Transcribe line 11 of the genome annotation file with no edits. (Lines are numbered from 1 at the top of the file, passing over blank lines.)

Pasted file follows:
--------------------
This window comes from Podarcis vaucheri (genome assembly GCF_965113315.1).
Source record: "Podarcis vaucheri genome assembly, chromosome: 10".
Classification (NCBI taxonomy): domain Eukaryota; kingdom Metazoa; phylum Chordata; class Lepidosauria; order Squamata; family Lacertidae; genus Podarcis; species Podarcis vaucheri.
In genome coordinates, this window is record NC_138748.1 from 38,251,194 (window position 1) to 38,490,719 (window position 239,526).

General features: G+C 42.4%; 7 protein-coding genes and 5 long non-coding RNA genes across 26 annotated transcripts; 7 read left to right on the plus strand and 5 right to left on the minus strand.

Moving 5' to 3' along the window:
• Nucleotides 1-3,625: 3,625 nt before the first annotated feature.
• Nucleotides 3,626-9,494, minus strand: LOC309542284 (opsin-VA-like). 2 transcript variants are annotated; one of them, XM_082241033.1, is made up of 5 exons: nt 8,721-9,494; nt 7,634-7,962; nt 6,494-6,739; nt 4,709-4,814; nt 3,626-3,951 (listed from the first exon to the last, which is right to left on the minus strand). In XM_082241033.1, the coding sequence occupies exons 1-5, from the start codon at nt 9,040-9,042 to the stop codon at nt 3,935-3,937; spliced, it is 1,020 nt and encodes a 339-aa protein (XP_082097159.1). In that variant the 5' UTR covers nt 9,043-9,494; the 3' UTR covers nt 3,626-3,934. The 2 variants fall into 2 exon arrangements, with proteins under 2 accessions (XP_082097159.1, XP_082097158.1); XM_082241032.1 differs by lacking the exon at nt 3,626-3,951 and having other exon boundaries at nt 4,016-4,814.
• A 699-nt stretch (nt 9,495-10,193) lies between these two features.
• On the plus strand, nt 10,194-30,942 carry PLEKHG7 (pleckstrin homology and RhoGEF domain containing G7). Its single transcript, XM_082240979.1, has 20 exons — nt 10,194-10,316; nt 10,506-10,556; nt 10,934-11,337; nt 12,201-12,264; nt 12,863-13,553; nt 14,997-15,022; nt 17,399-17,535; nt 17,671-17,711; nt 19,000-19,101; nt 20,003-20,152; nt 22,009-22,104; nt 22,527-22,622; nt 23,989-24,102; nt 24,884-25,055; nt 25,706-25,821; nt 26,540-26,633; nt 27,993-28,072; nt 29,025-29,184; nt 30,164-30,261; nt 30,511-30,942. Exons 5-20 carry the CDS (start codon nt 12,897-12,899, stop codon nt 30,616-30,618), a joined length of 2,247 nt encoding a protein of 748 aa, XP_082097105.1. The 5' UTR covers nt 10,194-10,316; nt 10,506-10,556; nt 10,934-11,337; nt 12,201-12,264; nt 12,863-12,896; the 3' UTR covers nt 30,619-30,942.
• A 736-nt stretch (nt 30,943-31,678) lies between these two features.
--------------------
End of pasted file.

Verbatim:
• A 736-nt stretch (nt 30,943-31,678) lies between these two features.